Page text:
"Purpose of your visit?"
"To visit friends."
"And you're only staying one night?"
"It's for a party."
"Are you bringing gifts?"
As usual I began my trip to Vancouver, feeling like a really bad friend. As we began our descent into the clouds over the beautiful western Canadian city, I was feeling a little feverish, and worried it might be the Swine Flu. But it turns out, it was Olympic Fever. The Winter Games begin in February and there's a frantic undertone in the usual tranquility of Vancouver.
The veteran organizer Pat Hogan of Sounds and Furies Productions met me. She really is a production feminist friend from way back and seems to have longer days than most mortals. The show was in Wise Hall, an old cultural and sports center, that has been refurbished from its days as a post-game drinking hole for Welsh, Scottish, Irish and English teams. I had prepared for the requisite percentage of "Canadian content" but was mostly chagrinned to be describing our American struggle for marriage equality and healthcare. They have both in Canada. Their forbearance had just a tinge of justifiable smugness.
The next day, after hours of annoying if efficient immigration lines, I flew into Seattle, WA and hitched a ride with Seattle producer, Paul Bauer for a one hour drive to Olympia. Nothing like car rides for uninterrupted catch-up. That night I performed at the gorgeous Washington Center. Before the show, I stopped over to the Chica's Café for a 50th birthday party my friend Kathy [aka Doodle] Smith hosted for her girlfriend. I'll go anywhere for a Scorpio sister.
The next morning I left two days of rain and fifty degrees. In the Northwest they don't say rain. They say drizzle, and only tourists use umbrellas. One woman told me since it rains all the time, you just can't give into it. But what about my hair?
When I landed in Phoenix it was hot and dry. Luckily I had stored up hydration or I would have split down the middle.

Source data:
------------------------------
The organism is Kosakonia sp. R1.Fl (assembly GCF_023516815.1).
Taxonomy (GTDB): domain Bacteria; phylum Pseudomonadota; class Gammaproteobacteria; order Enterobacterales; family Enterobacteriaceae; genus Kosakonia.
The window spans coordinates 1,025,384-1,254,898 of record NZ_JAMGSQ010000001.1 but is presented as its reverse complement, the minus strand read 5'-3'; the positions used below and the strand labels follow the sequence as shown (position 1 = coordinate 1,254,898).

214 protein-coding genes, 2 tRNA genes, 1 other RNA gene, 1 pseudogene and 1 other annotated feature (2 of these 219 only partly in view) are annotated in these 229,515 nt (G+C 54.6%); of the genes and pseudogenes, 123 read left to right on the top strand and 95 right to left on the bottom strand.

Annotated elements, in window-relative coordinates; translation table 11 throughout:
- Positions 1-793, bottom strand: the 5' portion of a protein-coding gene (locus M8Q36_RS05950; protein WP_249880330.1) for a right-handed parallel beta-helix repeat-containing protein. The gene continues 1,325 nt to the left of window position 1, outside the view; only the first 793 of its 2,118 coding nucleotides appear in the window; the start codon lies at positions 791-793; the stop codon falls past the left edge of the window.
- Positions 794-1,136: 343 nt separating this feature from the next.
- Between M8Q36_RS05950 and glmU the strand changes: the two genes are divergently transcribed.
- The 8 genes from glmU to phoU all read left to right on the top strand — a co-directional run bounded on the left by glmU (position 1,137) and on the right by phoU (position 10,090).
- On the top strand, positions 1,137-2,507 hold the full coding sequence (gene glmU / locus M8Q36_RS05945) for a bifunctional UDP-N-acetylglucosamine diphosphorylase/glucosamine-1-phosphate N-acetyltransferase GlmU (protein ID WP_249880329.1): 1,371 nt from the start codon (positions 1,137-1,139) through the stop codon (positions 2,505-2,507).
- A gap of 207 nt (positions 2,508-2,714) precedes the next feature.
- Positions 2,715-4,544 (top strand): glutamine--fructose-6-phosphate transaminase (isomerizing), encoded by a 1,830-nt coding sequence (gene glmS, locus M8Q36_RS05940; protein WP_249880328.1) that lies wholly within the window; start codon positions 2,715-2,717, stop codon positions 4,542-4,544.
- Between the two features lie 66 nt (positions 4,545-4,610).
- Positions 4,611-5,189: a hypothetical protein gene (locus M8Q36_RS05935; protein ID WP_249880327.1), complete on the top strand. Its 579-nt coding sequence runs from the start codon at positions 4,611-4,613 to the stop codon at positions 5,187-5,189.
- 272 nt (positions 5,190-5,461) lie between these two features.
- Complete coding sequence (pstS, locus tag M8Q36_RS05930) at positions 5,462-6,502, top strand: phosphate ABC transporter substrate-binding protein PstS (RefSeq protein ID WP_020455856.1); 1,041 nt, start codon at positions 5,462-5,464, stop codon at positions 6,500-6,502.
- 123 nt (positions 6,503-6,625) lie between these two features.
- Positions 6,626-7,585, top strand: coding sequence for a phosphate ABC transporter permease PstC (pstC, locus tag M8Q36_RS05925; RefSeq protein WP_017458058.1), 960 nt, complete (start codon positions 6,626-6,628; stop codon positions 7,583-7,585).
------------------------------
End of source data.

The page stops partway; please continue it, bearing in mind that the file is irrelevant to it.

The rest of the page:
But the ever-prepared Barbara McCullough-Jones, from Equality Arizona met me with a bottle of water. EA has done lots of events at the Fairmont Hotel in Scottsdale, so my lodgings were gratis. The place is a huge resort, but the man who took me to my room knew the way and it turned out he was from my hometown of Buffalo, NY. On our long trek, we shared about lake effect and the heartbreak of the Buffalo Bills.
That night I performed to a great crowd at the Wrigley Mansion. Yes, of the gum fame. Though not Nicorette, so what's the point? Arizona is a state that has valiantly fought the Mormons and the right wing for marriage equality, so it was a great night to let off steam. Also good hydration.
After a great breakfast chat with Barbara about all the strategies they've been doing to change hearts and minds in AZ, I flew to Tucson. The town is a bit bluer than the red of Phoenix and that day they were having their huge annual Day of the Dead Parade. The lovely Kristen Birner, a friend from back in the Olivia, Redwood travel booking days, and a transplant to Tucson of six years, produced the show for the Alliance. At the reception after I met the Alliance board members, Lane Aldrich an artist and transplant from Bowling Green OH, special guests and a wonderful group of young LGBT and allies who work with Wingspan, their LGBT center.
The next morning at 5am, Jeff who with his partner runs The Royal Elizabeth B&B where I stayed very happily, got up and drove me to the airport. He wouldn't hear of taxi. Jeff and Chuck are Long Island/DC transplants - I met one native Arizonan in two days - gracious hosts and political activists. I had one of the best early morning to the airport conversations I've ever had. Even better than the 430a ride to O'Hare with the vet at the Chicago Zoo who told me how she got rhino semen. Another story, another time.
Safely and happily home now in Manhattan. It's freaky warm for November and about to rain, this day after my birthday. My life is a gift.